How Landscape Businesses Can Minimize Costs by Combining Loads
One of the biggest challenges for landscaping businesses in 2022 will be transport. For starters, we know the truck driver shortage is one part of the problem. Truck drivers are leaving the transport industry and new workers aren’t filling the gaps in large enough numbers. The other issue impacting transport is rising fuel costs. Fuel costs have recently reached an all-time high. Naturally, increased transport costs will in turn eat away at your landscaping business profit margins. So, how can landscape businesses minimize costs of transport? By combining transport loads!
Here are some strategies for landscape businesses to consider when combining loads:
Four ways landscape businesses can minimize transport costs
Full use of truck capacity
When you contract a truck, whatever capacity you don’t fill is money wasted. If the materials for one job don’t take up all of the truck’s available space, combine the loads of different jobs.
The truck is already paid for. Landscapers can save money on booking a second truck when there’s already room available in an existing one.
Reducing separate trips in the same direction
Every mile counts with current gas prices. Consider the final destination when you choose which loads to combine. Two separate trucks traveling in the same direction doubles what you spend on fuel. Fewer separate trips in the same direction will ultimately save on fuel costs!
Lower manpower costs
Depending on the types of plants you’re sourcing for your landscaping business, two people may be needed per trip to load and unload the material.
When you combine loads, you’re minimizing the number of workers required for the transport of your plant materials. Your landscaping business profit margin will increase as the manpower decreases.
Lesser overhead costs from unforeseen circumstances
Anytime a truck hits the road, your landscaping business becomes vulnerable to unforeseen circumstances. Whether it’s a flat tire that delays a delivery or the truck’s temperature control that kills the plants, it will end up costing you.
It’s a game of numbers: the fewer trips your fleet needs to make, the fewer chances of things going wrong and impacting your landscaping business profit margin. Combining loads puts fewer trucks on the road and opens you up to fewer incidents.
When should you combine loads?
Combining truck loads is one of the ways landscapers can save money. However, not every job is a prime candidate for combination. You can combine the following types of loads:
Multiple small jobs
Don’t dispatch multiple smaller trucks or flatbeds. Your base cost isn’t significantly reduced when the truck is smaller. Employee wages, insurance, fuel and rental fees all exist regardless of the size of the truck.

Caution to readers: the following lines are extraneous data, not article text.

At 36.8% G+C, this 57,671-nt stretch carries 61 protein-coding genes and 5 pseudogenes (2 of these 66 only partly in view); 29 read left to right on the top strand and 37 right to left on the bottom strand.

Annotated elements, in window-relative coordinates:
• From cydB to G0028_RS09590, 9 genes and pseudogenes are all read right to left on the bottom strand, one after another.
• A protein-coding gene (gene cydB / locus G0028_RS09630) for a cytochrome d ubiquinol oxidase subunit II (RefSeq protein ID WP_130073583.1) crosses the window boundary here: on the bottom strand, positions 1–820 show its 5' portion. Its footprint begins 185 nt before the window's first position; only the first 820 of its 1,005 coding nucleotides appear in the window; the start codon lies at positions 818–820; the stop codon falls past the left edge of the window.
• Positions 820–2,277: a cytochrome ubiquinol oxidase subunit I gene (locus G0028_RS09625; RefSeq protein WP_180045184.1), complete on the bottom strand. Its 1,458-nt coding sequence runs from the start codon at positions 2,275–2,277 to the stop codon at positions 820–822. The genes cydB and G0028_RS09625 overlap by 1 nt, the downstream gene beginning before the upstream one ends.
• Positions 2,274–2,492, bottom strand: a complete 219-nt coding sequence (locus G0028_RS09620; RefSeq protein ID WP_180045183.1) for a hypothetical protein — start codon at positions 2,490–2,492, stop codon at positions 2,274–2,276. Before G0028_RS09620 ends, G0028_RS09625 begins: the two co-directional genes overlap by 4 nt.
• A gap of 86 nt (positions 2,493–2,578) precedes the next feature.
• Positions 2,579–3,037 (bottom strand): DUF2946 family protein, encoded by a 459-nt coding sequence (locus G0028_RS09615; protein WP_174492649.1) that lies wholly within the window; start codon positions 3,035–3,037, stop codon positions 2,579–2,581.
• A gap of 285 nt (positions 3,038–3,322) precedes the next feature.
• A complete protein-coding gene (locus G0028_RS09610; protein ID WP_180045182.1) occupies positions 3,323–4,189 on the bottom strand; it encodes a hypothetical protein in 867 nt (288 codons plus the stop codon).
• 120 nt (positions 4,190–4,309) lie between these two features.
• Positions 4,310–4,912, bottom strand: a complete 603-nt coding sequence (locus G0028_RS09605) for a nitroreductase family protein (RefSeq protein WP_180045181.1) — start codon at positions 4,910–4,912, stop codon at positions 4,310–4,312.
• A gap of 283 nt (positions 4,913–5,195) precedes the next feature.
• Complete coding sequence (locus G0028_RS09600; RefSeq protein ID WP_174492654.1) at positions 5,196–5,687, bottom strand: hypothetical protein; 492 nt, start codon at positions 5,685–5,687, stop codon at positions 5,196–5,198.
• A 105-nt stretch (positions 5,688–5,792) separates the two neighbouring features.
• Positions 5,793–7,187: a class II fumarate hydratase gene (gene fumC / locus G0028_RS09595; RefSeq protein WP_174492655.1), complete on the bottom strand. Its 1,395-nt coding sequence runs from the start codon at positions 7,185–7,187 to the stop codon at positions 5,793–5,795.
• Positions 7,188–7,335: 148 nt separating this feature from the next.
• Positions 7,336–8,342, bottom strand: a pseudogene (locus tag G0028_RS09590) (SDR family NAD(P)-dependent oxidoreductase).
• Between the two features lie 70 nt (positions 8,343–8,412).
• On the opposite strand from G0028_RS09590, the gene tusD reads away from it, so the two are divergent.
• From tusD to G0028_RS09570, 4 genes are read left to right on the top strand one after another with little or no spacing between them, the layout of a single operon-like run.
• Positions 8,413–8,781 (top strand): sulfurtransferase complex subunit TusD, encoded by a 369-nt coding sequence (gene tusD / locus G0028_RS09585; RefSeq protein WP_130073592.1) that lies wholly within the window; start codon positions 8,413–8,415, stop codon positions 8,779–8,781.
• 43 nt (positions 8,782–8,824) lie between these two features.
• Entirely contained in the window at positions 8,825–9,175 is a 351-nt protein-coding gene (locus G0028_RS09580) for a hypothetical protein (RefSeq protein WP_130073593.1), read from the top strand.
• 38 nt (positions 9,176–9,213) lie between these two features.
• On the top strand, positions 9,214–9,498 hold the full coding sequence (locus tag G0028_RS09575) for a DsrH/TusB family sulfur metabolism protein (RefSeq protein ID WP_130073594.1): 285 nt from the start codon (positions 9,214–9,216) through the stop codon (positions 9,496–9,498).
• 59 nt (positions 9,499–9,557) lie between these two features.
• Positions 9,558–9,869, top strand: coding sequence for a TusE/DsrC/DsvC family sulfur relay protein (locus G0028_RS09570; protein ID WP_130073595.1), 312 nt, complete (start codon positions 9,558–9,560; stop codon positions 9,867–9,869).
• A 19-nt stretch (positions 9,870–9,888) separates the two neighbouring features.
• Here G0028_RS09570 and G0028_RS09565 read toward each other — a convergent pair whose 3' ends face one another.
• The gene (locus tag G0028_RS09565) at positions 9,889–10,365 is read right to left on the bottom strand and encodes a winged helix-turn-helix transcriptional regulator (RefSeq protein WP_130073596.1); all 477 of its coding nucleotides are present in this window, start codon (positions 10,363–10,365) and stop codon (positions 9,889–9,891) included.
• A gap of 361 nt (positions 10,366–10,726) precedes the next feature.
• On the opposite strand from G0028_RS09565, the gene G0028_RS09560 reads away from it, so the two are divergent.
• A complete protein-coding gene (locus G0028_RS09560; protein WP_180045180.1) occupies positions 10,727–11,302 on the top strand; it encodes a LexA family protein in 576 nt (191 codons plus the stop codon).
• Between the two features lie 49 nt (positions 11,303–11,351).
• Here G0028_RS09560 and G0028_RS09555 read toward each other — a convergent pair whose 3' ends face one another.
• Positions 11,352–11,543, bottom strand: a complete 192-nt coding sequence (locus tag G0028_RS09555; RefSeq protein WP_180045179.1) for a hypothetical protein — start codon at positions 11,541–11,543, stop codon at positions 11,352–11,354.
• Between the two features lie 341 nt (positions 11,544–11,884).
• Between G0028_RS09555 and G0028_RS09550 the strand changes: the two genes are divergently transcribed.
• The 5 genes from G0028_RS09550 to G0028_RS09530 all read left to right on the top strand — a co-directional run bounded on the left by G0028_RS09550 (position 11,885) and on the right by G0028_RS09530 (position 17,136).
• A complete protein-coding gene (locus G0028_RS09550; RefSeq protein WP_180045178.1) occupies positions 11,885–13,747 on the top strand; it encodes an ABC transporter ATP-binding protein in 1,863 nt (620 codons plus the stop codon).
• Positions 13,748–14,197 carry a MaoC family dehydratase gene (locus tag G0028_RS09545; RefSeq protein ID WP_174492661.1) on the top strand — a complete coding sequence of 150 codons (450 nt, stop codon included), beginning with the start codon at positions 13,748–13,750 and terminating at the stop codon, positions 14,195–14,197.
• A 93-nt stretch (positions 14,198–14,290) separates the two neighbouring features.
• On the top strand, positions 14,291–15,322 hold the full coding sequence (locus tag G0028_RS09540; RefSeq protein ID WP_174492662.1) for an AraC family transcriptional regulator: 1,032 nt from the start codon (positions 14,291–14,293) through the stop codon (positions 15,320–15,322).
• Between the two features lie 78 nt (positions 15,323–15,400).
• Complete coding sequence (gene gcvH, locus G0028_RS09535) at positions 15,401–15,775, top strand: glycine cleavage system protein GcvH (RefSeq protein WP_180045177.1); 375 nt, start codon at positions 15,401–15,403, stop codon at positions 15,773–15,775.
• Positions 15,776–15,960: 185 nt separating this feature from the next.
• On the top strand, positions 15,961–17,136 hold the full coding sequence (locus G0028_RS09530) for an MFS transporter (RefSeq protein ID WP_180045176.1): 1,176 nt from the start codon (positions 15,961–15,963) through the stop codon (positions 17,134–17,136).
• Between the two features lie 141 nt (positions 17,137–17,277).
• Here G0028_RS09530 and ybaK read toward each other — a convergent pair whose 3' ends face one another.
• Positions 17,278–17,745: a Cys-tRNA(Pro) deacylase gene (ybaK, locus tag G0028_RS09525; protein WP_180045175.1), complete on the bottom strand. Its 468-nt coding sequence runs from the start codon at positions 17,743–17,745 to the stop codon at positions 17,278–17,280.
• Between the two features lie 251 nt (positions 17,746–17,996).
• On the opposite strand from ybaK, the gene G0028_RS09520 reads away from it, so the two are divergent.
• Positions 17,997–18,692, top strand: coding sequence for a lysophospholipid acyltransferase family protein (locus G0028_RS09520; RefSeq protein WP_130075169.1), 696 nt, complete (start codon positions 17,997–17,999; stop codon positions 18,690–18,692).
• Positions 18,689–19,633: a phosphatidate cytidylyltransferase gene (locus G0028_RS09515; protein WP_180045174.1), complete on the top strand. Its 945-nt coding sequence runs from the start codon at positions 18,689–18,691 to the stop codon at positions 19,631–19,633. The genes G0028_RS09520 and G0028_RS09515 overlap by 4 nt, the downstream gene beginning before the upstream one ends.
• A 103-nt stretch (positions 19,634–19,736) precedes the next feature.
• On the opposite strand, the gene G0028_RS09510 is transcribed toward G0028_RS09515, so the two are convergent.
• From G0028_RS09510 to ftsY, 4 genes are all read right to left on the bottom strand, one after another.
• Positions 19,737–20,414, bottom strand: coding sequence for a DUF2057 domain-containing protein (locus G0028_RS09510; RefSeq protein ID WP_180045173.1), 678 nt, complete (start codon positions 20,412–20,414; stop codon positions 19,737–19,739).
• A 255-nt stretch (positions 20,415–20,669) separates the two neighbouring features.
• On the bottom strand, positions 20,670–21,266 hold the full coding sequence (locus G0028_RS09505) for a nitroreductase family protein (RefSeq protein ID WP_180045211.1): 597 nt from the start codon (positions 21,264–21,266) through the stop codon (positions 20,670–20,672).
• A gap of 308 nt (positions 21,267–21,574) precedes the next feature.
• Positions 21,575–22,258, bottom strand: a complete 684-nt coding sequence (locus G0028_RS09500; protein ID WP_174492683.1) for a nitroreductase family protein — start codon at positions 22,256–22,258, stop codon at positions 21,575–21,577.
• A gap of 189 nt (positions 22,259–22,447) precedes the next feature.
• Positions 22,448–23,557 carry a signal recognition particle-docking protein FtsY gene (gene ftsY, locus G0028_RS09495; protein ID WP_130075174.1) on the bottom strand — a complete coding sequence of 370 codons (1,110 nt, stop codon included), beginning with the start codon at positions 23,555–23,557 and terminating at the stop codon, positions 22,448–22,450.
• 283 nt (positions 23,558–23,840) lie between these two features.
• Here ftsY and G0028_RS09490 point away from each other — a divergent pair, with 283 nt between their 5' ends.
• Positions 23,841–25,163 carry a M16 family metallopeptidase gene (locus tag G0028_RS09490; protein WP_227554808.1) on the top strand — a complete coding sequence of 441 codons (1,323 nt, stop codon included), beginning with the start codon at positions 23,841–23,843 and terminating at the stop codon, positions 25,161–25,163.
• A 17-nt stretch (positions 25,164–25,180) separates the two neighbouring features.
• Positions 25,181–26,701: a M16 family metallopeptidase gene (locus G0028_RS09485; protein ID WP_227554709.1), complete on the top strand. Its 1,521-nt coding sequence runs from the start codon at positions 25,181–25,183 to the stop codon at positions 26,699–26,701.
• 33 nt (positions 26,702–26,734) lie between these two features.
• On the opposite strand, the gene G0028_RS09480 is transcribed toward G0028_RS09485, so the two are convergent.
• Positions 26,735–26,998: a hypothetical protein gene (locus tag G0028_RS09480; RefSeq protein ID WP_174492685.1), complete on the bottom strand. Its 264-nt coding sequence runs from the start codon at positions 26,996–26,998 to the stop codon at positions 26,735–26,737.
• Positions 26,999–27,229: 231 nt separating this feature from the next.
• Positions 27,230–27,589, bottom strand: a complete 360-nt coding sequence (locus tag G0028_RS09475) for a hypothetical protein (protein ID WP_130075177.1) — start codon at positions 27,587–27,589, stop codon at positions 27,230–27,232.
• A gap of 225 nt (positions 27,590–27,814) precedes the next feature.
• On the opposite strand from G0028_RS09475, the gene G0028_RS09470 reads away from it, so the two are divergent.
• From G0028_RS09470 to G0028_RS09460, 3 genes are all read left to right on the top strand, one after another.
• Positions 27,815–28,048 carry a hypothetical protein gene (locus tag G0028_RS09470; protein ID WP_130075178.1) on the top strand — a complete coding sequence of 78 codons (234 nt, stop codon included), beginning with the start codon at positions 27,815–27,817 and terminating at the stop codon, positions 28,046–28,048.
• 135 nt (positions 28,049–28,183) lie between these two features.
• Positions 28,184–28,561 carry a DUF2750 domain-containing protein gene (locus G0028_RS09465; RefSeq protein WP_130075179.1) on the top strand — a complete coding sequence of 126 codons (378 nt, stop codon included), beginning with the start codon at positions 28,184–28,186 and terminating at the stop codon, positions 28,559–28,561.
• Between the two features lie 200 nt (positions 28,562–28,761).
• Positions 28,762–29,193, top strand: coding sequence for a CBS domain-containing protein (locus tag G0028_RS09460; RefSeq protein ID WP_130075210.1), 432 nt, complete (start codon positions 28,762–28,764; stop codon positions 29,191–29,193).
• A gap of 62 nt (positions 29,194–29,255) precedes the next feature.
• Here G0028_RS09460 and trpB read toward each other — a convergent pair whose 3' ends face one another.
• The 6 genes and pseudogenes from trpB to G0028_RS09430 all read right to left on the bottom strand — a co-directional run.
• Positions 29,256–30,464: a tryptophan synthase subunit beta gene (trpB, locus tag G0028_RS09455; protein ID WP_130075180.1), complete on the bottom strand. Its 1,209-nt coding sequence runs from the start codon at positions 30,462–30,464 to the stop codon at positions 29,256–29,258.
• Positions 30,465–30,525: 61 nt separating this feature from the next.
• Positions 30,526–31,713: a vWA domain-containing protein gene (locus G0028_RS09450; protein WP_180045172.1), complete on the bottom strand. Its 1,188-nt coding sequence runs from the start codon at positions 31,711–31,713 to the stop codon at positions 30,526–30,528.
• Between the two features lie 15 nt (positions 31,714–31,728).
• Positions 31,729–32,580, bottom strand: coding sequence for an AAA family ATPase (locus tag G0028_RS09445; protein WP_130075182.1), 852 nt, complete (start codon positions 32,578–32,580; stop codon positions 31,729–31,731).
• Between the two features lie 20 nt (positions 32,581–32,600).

Combine multiple small jobs. Together, these jobs will justify the cost of a larger truck. All it takes is some thoughtful coordination to get the dates aligned for multiple jobs.
Sourcing from multiple nurseries
Between landscaping plant shortages and the trend to diversify plant selection, trucks have to stop at multiple nurseries for the same job more frequently than before.
When you know your truck is making multiple stops anyway, you may as well take advantage of the situation. Driving slightly off the set path for an extra delivery won’t affect the bottom line much if the driver’s day is already spent going from place to place.
Proximity of multiple jobs
Whenever your jobs are near one another, it’s the perfect set up for combining truck loads! Deliver new materials to site A, drop off replacements to site B and finish off by emptying what’s left at site C.
Practical tips for landscaping business trying to minimize costs with combined loads
Make combining loads and reducing trips a strategic priority
Your operations priority for a predetermined amount of time should be to combine loads and reduce trips. Try it for a quarter. Make a concentrated effort. This strategy could improve your landscaping business’ profit margin. You can always switch back to your previous way of doing things if it’s not worth the hassle!
Double check the dates and schedules to avoid repeat trips
Be vigilant in order to avoid scheduling mistakes. Your goal is to reduce the number of trips your trucks are taking or else it defeats the purpose of combining loads.
Find partners who might want to share the loads with you
Reach out to your network in case they’re interested in combining loads together. Your jobs might be close by, you might be looking to source materials from the same nurseries, the options are endless, and the benefit is mutual.
All in all, the industry is bracing for the impact of inflation and rising fuel costs. It’s necessary to have a strategy in place for transport this year. GoMaterials already relies on combining loads to help you minimize costs. It’s one of the best ways landscapers can save money without compromising on their product. Contact us to reap the benefits of combining loads without worrying about the logistics!
Have you combined transport loads before? Tell us about the experience on social media!